Chinese authorities have vowed to crack down on protesters in a central Sichuan province city after riot police clashed with hundreds of people rallying against a planned new metals plant.
In unusually strong language, Shifang city police warned citizens on Tuesday that they would be “severely punished” if they sought to continue the “illegal” protests over environmental concerns.
The violence erupted on Monday when, according to the official account, protesters in the city of around 430,000 attacked government offices with bricks and stones, smashed cars, and clashed directly with police and government employees.
The city government has said only 13 people were injured.
“Anyone who has incited, planned or organised illegal gatherings, protest marches or demonstrations or those who have engaged in smashing and looting … will be punished severely,” the police said. “Anyone using the Internet, mobile text messages and other methods to incite, plan or organise illegal gatherings, protest marches or demonstrations must immediately stop their illegal activities.”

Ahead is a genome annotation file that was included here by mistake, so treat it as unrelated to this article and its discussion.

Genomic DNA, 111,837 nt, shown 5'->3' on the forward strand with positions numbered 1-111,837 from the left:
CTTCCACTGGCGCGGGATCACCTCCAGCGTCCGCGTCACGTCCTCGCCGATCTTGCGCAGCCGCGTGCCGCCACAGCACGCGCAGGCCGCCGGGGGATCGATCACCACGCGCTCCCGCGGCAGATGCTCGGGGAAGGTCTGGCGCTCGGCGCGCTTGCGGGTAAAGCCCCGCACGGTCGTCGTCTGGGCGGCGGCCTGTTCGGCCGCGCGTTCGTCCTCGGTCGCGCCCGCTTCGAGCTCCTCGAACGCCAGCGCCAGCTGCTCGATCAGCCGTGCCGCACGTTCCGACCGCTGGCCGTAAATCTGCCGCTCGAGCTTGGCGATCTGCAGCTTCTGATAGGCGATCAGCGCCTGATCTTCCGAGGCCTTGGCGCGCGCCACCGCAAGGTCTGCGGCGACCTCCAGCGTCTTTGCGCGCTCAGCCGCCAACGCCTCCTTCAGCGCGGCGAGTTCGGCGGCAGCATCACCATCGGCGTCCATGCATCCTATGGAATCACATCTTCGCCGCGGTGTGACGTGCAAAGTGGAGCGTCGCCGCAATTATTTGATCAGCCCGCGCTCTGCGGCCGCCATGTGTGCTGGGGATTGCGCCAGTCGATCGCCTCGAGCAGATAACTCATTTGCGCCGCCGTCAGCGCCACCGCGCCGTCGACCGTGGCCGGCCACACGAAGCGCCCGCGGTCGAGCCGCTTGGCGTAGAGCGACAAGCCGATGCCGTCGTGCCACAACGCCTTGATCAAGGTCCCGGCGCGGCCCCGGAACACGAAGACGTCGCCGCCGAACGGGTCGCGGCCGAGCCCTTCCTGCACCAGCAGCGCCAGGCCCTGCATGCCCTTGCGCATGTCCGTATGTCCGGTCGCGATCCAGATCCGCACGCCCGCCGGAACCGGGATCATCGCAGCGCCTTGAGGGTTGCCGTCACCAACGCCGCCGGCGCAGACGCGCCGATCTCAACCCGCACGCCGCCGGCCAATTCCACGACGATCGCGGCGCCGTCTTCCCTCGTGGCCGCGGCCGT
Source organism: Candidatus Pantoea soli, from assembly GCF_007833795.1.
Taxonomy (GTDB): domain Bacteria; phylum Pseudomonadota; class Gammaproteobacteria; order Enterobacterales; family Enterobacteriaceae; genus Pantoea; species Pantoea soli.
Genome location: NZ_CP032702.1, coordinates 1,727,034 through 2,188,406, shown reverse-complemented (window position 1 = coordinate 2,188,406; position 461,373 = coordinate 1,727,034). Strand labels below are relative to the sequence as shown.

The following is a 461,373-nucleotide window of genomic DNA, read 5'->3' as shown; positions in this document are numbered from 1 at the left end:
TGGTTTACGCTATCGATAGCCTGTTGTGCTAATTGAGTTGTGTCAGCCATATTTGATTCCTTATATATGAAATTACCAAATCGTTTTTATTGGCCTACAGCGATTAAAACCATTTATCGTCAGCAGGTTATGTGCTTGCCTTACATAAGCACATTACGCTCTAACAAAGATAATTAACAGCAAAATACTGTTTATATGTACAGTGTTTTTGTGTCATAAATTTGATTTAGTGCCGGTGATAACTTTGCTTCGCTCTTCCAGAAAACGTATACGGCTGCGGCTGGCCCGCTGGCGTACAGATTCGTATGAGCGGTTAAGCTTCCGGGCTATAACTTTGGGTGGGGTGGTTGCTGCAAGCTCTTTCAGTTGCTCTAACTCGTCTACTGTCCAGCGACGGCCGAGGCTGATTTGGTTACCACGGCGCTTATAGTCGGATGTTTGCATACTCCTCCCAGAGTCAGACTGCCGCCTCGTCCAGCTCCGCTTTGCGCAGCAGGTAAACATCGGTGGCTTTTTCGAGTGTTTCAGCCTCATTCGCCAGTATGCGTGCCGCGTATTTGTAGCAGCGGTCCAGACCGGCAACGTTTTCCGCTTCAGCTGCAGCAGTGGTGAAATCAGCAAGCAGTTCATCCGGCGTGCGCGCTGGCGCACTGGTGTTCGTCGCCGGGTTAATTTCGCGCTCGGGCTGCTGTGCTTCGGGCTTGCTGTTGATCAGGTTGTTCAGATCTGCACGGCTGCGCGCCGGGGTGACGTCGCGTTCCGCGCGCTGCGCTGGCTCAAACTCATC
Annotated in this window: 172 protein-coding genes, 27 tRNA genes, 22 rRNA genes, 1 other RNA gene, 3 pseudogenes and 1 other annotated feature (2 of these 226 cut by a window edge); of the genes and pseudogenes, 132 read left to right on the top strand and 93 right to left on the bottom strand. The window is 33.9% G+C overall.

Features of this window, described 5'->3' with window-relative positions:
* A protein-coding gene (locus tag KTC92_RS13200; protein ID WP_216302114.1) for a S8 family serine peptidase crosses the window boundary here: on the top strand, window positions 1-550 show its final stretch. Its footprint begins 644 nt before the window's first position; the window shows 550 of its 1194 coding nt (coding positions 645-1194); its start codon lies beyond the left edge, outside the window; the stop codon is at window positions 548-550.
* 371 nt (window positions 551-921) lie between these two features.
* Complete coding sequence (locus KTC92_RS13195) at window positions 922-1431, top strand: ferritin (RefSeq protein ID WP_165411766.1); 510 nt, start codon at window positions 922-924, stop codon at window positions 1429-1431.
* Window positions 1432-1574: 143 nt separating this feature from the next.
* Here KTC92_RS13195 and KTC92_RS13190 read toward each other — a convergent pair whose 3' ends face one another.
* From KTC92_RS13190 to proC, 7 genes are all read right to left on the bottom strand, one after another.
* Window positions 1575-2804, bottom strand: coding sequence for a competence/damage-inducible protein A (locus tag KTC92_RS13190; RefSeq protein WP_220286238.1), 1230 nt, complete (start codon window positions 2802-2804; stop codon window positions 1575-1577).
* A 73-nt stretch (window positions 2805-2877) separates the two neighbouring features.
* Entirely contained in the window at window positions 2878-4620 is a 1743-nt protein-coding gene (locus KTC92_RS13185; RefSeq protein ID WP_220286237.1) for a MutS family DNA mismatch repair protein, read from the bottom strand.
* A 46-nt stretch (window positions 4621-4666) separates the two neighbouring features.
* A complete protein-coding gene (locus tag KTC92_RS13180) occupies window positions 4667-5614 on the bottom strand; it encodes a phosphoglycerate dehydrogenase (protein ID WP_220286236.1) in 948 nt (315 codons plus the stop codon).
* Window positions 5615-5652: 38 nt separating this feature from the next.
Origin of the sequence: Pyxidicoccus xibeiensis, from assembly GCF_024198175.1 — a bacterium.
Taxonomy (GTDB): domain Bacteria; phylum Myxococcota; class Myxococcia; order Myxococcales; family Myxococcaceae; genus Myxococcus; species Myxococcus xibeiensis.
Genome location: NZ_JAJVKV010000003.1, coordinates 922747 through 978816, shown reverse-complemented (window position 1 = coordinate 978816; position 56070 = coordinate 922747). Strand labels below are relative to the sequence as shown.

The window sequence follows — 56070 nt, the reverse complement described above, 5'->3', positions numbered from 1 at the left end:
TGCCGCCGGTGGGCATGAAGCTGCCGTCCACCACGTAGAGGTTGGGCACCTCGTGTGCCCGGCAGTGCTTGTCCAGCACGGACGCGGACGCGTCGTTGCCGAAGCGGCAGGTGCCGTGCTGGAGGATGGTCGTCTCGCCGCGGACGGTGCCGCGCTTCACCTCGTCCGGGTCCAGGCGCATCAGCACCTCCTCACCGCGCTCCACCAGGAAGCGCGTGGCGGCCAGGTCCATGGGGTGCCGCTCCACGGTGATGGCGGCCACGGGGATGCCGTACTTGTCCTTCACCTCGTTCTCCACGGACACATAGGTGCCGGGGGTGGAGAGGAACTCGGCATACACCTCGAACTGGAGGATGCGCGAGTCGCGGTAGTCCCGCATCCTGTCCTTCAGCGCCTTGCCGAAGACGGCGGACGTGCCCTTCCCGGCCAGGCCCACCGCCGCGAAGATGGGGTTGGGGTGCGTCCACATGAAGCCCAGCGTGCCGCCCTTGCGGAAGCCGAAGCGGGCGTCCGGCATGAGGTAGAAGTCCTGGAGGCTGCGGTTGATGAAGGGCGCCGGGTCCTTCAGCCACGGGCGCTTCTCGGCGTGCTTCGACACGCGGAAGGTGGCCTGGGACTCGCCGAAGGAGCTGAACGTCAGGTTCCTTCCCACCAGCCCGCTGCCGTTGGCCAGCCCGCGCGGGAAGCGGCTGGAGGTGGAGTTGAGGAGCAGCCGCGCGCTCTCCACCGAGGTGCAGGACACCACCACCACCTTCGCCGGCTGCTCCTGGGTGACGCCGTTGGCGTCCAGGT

Photos of the unrest that were posted online but which could not be verified appeared to show hundreds of police in riot gear clashing with protesters.
Others showed hundreds of protesters marching through the streets carrying banners calling for the planned factory to be scrapped.
Hong Kong’s Ming Pao newspaper reported that one high school student had died.
The factory, owned by the Shanghai-listed Sichuan Honda company, would process molybdenum-copper alloy, and residents said on web postings they were scared of the damage it would do to the local environment.
While warning against further protests, the local government also issued a statement on Monday saying construction of the factory had been stopped.
Calls to the Shifang police and government went unanswered Tuesday.
A Shifang resident, when contacted by the AFP news agency, said roads in the city remained blocked by police on Tuesday but it was unclear whether there were further protests.
Social unrest is a major problem for China’s communist rulers, who are struggling to deal with anger across the vast nation of 1.3 billion people over issues such as environmental degradation, rising inequality and corruption.
Protests similar to the one in Shifang are reported regularly.